Charles W. Cansler

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Charles Cansler
Born (1871-05-15)May 15, 1871
Maryville, Tennessee, USA
Died November 1, 1953(1953-11-01) (aged 82)
Knoxville, Tennessee, USA
Alma mater Freedmen's Normal Institute (Friendsville, Tennessee)[1]
Occupation Educator
Political party
Republican[1]
Religion Presbyterian[2]
Spouse(s) Lillian Webber[1]
Parents Hugh Lawson Cansler and Laura Scott[1]

Charles Warner Cansler (May 15, 1871 – November 1, 1953) was an American educator, civil rights advocate, and author, active primarily in Knoxville, Tennessee, USA. A grandson of William Scott, a pioneering African-American publisher, and the son of Knoxville's first African-American teacher, Cansler was instrumental in establishing educational opportunities for the Knoxville's African-American children in the late 19th and early 20th centuries. His 1940 biography, Three Generations: The Story of a Colored Family in Eastern Tennessee, remains an important account of black life in 19th century East Tennessee.[1]

Biography[edit]

Background and early life[edit]

Cansler was born in Maryville, Tennessee, in 1871, a son of Hugh Lawson Cansler (originally spelled "Gentzler" ) and Laura Scott.[2] Cansler's father was the son of a plantation slave and the plantation owner's daughter Catherine Cansler.[1] Cansler's maternal grandfather, William Scott (1821–1885), had moved to Friendsville in 1847 at the request of the town's Quaker leaders. At the outbreak of the Civil War, the Scotts moved to Knoxville, which offered better protection from pro-Confederate guerrillas, who often targeted free blacks.[3]

While in Knoxville, Cansler's mother attended a school for black children established by St. John's Episcopal Church rector, Thomas William Humes.[1] In 1864, she became Knoxville's first African-American teacher when she received permission to open a school from Ambrose Burnside, commander of the occupying Union forces.[4] In August 1865, William Scott moved to Nashville, where he founded The Colored Tennessean, the state's first newspaper published and edited by an African American.[3] Two years later, he returned to Maryville, where he published the pro-Radical Republican Maryville Republican, and in 1869 served as the city's only black mayor.[3]

Charles Cansler studied at the Quaker-sponsored Freedmen's Normal Institute.[1] He later attended Maryville College, one of the few integrated colleges in the South, but he quit before graduating.[4] In the early 1890s, Cansler worked at different jobs for the railroad and the federal government, but disheartened by discrimination, he began studying law under Knox County judge William Kain.[1] He passed the bar in 1892.[1]

Political and education career[edit]

In 1894, Cansler ran unsuccessfully for the Tennessee state legislature.[4] He attended the Republican National Convention in 1896, and was present at President William McKinley's inaugural festivities in Washington, D.C., in 1897.[1] By the end of the decade, tired of his law practice and focused his efforts on educating Knoxville's African-American children.[4]

In 1900, Cansler joined the teaching staff at Austin High School, one of Knoxville's colored schools, and in 1911 became its principal.[4] His students included future artist Beauford Delaney (1901–1979), who while a student is said to have drawn a portrait of Cansler that "looked just like him."[5] Cansler organized the East Tennessee Association of Colored Teachers in 1912, and established a night school in Knoxville in 1914.[4]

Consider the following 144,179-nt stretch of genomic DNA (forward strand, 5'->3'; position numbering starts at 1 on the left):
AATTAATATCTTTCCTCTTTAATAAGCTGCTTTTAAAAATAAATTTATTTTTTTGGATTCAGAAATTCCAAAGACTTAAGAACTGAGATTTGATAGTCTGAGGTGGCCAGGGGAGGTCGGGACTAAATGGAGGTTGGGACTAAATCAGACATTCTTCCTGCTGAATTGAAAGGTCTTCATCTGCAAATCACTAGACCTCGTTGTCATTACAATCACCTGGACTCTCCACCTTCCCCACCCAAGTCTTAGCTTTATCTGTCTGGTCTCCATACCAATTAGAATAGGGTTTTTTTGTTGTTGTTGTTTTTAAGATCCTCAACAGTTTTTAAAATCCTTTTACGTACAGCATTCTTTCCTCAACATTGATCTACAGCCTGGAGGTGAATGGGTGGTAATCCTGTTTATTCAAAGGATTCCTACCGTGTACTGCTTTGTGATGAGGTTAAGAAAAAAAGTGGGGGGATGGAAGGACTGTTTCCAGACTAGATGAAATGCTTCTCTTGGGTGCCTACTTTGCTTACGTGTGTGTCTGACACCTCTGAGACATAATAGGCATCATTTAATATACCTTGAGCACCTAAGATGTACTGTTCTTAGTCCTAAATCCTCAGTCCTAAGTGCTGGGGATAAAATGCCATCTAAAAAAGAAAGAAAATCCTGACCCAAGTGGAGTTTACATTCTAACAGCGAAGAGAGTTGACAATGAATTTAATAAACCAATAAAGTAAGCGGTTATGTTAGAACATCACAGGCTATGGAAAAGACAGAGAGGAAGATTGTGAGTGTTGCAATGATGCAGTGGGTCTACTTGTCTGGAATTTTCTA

A mathematical genius, Cansler gave demonstrations in which he would calculate large columns of numbers faster than adding machines.[4] He used the funds raised to finance school projects. He published two booklets in which he explained how he added numbers so quickly.[2]

In 1917, Cansler was instrumental in obtaining Carnegie library funds for the establishment of the Knoxville Free Colored Library for the city's black residents.[6] He retired from teaching in 1939, and wrote his book, Three Generations: The Story of a Colored Family in Eastern Tennessee, the following year.[1] After Cansler died in 1953, a large memorial service was held in his honor at Knoxville College's McMillan Chapel.[2]

Legacy[edit]

Cansler Street, in Knoxville's Mechanicsville neighborhood, is named for Cansler,[7] as is the Charles W. Cansler Family YMCA in East Knoxville.[6] Cansler Elementary School, which operated in Knoxville through much of the 20th century, was named for Cansler's mother, Laura Scott Cansler.[1]

See also[edit]

Further reading[edit]

  • Cansler, Charles W. Three Generations: The Story of a Colored Family of Eastern Tennessee. Kingsport Press, 1939.

References[edit]

  1. ^ a b c d e f g h i j k l m Lowell Giffin, "Charle W. Cansler," An Encyclopedia of East Tennessee (Oak Ridge, Tenn.: Children's Museum of Oak Ridge, 1981), pp. 80-81.
  2. ^ a b c d East Tennessee Historical Society, Lucile Deaderick (ed.), Heart of the Valley: A History of Knoxville, Tennessee (Knoxville, Tenn.: East Tennessee Historical Society, 1976), p. 504.
  3. ^ a b c Robert Glenn Slater, "A Distinctive Minority: The Black Leaders of Blount County, Tennessee During Reconstruction," Journal of East Tennessee History, Vol. 81 (2009), pp. 19-32.
  4. ^ a b c d e f g Robert Booker, Charles Warner Cansler, Tennessee Encyclopedia of History and Culture, 2009. Retrieved: 6 April 2011.
  5. ^ Jack Neely, "A Tale of Two Brothers," Metro Pulse, April 3-10, 1997. Accessed on the University of Tennessee website, 6 April 2011.
  6. ^ a b Steve Cotham, "Local Black History: Charles Warner Cansler," Knoxville News Sentinel, 23 February 2011. Retrieved: 6 April 2011.
  7. ^ Old Mechanicsville - History. Retrieved: 6 April 2011.

External links[edit]

  • A Library Milestone — address delivered by Cansler upon the opening of Knoxville's Carnegie Library, May 6, 1918